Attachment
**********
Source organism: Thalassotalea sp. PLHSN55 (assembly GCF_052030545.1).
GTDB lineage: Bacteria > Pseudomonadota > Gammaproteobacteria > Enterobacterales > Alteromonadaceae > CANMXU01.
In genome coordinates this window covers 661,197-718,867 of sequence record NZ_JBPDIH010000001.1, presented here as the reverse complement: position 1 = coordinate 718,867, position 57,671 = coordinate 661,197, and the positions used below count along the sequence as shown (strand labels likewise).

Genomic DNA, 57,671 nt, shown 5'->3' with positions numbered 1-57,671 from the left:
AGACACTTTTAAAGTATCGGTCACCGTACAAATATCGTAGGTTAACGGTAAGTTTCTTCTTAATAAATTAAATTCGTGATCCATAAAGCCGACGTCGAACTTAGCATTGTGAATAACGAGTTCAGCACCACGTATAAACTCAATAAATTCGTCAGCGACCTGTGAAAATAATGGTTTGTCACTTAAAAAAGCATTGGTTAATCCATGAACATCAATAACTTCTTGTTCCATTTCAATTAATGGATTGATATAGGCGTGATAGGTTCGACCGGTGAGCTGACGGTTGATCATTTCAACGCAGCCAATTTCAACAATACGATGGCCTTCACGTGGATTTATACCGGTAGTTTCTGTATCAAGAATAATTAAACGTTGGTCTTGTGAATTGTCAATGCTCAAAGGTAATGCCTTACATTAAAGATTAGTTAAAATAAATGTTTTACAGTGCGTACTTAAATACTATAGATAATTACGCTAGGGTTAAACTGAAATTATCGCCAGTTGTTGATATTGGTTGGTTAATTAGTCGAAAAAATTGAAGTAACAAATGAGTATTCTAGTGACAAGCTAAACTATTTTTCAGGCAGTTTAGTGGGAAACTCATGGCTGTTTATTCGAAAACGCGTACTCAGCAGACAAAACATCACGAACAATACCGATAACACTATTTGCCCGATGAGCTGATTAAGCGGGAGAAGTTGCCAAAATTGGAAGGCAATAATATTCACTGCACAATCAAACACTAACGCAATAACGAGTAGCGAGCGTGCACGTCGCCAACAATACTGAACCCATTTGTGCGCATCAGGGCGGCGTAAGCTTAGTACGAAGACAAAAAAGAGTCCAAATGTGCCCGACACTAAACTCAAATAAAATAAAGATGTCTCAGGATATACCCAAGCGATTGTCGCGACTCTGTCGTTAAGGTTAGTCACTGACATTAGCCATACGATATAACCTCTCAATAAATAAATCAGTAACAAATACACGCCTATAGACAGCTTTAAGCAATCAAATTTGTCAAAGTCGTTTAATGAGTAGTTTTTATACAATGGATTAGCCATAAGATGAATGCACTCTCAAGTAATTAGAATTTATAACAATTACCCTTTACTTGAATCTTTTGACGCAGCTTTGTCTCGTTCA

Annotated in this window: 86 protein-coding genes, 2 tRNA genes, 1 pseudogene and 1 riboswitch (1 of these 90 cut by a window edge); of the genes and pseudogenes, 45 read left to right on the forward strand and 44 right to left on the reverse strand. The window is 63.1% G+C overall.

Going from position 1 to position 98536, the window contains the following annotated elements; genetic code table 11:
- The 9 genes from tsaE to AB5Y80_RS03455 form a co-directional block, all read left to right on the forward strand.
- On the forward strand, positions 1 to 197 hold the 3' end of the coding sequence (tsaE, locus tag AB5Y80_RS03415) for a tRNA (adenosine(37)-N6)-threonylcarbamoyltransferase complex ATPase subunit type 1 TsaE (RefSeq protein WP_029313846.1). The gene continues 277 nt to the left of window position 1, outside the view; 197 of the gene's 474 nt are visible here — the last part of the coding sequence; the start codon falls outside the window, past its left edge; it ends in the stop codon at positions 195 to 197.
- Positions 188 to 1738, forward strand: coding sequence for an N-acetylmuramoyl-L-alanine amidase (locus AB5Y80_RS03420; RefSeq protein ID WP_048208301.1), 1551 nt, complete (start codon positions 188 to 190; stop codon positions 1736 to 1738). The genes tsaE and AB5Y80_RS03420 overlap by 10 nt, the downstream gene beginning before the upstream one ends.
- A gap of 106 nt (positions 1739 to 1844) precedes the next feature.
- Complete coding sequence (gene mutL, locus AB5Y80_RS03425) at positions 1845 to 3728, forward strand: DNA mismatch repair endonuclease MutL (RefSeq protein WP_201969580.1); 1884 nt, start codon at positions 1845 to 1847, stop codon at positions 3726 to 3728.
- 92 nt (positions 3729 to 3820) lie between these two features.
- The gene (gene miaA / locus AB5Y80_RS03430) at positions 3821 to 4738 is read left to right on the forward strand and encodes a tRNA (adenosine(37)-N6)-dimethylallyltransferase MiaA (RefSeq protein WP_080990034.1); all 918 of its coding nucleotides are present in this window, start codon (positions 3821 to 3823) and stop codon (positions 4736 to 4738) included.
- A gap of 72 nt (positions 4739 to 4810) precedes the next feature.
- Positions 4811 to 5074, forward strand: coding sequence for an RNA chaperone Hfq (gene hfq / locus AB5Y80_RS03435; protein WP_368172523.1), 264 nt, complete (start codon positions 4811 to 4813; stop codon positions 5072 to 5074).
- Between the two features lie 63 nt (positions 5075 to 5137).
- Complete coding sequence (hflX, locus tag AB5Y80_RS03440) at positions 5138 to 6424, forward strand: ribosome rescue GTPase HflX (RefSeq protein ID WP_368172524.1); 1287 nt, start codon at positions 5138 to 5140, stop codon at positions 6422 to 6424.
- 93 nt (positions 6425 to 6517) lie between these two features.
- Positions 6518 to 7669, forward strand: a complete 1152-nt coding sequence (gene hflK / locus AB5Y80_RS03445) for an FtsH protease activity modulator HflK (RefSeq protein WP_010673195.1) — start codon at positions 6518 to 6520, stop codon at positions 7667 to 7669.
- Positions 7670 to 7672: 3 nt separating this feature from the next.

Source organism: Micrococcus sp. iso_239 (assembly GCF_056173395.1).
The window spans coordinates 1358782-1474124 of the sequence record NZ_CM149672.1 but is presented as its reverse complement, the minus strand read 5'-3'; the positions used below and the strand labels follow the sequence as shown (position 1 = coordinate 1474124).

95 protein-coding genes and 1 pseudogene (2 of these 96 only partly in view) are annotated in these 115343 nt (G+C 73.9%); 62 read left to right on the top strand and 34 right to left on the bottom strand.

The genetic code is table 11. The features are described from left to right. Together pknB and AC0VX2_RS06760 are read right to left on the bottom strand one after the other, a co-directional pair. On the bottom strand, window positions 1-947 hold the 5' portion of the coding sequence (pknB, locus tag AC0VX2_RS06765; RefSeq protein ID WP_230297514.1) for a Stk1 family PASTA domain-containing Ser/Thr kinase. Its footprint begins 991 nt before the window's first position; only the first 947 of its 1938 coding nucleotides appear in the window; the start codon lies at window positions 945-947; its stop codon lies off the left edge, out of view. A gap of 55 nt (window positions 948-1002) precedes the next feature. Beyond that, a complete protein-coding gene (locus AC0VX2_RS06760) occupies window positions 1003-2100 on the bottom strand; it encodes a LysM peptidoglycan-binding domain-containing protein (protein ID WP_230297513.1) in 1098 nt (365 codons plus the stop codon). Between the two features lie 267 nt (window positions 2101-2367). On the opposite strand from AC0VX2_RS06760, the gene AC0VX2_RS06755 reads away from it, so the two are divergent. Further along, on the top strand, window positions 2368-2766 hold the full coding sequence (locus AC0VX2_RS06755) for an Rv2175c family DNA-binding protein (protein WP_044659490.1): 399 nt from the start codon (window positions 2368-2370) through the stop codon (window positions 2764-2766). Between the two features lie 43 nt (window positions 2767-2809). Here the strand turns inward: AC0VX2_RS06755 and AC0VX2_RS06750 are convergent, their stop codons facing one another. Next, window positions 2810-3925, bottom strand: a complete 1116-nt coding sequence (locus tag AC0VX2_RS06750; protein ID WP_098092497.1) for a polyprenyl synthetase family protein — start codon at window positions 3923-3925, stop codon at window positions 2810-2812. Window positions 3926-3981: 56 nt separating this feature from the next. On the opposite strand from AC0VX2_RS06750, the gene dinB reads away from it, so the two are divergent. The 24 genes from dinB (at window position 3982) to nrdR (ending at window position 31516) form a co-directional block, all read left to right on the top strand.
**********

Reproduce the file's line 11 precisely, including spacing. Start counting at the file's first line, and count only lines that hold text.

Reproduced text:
- A gap of 106 nt (positions 1739 to 1844) precedes the next feature.